The shiny object that I see a lot of activity around these days is engaging or having a conversation with your customers. Now don’t get me wrong, that’s an important part of the change to a social business, but I have to ask, how do you think you can effectively engage your customers if you can’t talk across your current organizational silos? The industrial business model with its hierarchical model, was designed in such a way that silos were a natural outcome and in some cases (many cases) compensation models actually reward silo’ed behavior. Overcoming the silos and building a collaborative workforce is a key component of a social CRM strategy, which I suppose might not be intuitive to most organizations. And when I talk about collaboration I’m not talking about traditional file centric collaboration, I mean social or people-centric collaboration, which is significantly different.
Take a look at your silo’ed organization from the customers perspective to see why this is important. First, as a customer I want to have one continuous conversation with you, not fractured, piecemeal conversations where I’m constantly re-educating you on who I am and what I want. Have you ever been shuffled around inside a company trying to get a problem resolved and have to repeat the problem 6 or 7 + times before you can get to someone who owns and solves your problem? Frustrating doesn’t cover the feeling. It’s your job to share information and keep everyone up to speed, not mine. Second I don’t want to have multiple conversations with you about the same thing (at least not normally, I suppose there are some exceptions to this one). This is the time of mass individualization, I want to be marketed to the way I want and that usually means tell me something once, not 3-4 times (multiple email marketing for the same thing, for example). This extends to different groups telling me the same thing multiple times as well, which often happens when sales and marketing don’t collaborate. Basically I want an engaging experience and that doesn’t come from silo’ed organizations. Think of the power of having one view of the customer and one continuous conversation that extends all across your company from sales through support and even product design and development. We have to tie the organization together and this might even include people outside of the firewall like suppliers, partners, etc.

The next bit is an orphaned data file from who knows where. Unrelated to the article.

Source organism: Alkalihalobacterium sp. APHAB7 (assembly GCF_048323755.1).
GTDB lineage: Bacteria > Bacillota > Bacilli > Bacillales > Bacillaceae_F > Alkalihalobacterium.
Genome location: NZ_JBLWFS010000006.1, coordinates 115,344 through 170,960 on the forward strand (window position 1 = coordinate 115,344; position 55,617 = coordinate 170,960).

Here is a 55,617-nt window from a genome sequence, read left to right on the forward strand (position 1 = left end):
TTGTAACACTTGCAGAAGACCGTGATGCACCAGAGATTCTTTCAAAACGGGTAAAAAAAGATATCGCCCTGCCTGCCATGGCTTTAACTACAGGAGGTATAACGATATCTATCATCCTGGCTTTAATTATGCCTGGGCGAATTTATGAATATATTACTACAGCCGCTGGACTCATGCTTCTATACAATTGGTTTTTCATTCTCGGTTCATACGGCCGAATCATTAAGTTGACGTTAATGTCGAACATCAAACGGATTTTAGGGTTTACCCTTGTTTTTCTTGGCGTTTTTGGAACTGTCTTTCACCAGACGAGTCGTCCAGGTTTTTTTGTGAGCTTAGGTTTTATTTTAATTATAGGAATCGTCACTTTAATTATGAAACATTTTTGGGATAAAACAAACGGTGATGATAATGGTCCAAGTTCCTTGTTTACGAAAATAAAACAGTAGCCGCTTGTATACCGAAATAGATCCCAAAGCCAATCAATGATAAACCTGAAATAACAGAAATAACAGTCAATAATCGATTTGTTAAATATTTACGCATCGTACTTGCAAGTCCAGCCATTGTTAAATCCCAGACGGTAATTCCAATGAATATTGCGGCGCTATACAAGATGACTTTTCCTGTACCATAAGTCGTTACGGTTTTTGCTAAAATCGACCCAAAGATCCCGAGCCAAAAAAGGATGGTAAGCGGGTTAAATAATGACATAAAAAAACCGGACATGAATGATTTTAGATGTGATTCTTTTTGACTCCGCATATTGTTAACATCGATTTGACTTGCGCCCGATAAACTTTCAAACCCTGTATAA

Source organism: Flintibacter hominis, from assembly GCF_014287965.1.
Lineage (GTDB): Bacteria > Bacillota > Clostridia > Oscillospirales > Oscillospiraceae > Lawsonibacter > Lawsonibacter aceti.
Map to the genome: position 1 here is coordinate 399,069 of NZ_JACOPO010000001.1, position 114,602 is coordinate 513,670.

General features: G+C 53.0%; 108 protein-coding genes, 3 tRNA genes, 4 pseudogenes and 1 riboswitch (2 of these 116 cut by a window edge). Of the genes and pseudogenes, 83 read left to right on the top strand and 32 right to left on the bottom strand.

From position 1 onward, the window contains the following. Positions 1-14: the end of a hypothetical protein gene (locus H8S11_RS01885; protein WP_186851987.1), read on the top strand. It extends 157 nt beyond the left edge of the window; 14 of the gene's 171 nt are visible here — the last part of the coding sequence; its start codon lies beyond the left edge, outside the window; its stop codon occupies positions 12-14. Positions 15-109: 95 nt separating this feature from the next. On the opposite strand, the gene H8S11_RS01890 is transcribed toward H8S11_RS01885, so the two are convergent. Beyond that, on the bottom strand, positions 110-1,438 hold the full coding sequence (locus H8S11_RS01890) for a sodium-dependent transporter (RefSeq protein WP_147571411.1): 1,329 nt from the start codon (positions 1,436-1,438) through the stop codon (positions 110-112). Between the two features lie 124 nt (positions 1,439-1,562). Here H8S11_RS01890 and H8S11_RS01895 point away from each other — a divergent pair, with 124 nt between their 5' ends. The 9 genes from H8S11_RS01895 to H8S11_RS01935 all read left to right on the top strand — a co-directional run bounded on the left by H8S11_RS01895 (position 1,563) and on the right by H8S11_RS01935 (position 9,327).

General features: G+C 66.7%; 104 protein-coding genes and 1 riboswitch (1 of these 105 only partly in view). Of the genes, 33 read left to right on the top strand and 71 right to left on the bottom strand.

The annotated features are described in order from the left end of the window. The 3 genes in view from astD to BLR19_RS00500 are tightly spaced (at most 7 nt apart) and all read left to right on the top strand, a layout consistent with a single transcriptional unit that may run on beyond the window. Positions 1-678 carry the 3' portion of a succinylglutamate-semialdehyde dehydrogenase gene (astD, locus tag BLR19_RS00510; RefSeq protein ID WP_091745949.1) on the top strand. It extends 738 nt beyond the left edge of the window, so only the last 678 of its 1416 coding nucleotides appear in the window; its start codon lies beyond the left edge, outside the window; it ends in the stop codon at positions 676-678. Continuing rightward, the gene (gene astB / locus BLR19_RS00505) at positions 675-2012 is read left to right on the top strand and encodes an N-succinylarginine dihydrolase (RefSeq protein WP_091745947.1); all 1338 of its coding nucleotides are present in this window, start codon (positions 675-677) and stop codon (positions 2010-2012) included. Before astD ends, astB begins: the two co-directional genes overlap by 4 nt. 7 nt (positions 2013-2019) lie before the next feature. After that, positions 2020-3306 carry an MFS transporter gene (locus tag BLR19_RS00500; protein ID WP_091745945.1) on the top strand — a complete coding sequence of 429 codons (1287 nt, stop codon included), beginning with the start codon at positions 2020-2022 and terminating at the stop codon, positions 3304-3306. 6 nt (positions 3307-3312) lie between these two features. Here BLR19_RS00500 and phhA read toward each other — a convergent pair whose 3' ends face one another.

One of the fundamental barriers to a collaborative enterprise are the systems themselves. Software is often created, packaged and sold in silos and integration is hard. Having common data models, service definitions, and architecture in our heterogeneous IT environment is tough. Now I’m not advocating that we go back to the monolithic software suite approach to IT, it’s just not practical and rarely meets all of then business needs, especially in vertical specific functionality. We have to start to think of enterprise workflows (not processes, which don’t accommodate ad hoc in a flexible) in a holistic way and build software that is integrated in a way to work across the business and effectively handle ad hoc information and work.
If file-centric collaboration tools don’t solve the problem, our enterprise systems make the solution difficult and our organizational dynamics are not collaborative what do we do? I think there are a few tactics to start on the road to removing this major barrier to social business:
- Change incentive compensation plans to encourage and reward working across departments
- Reward and recognize cross group collaboration efforts (and do it in big, visible ways)
- Build cross functional teams to attack problems and issues. Reward their successes publicly.
- Change leadership models (since I already posted on this topic, you can see that here.)
- Consider deploying a people-centric activity stream product to tie people, content, data and applications (particularly for exception processing) together in a more collaborative way. The activity stream is becoming the new user interface for the social enterprise and is very effective in managing ad hoc projects, teams and ad hoc information as well as exception processing.
- You must implement a single 360 degree view of the customer that is available across the business.
- View systems as a continuous workflow, not as silo’ed modules and design data flow to support that approach. Integration is the key, there can be no manual workarounds or hand offs that break the information flow.
- Use the cloud as a way to facilitate the integrated enterprise when it fits your business needs and restrictions.
- Approach the business as a flexible, organic business network and implement tools to facilitate cross fire-wall collaboration and ad hoc work management.
By the way, you might want to take a look at my IDC group’s new blog on our Insights Community site on social business. In particular I’d point you to a new post on “The Donut in the age of Social Business” from CRM analyst Mary Wardley.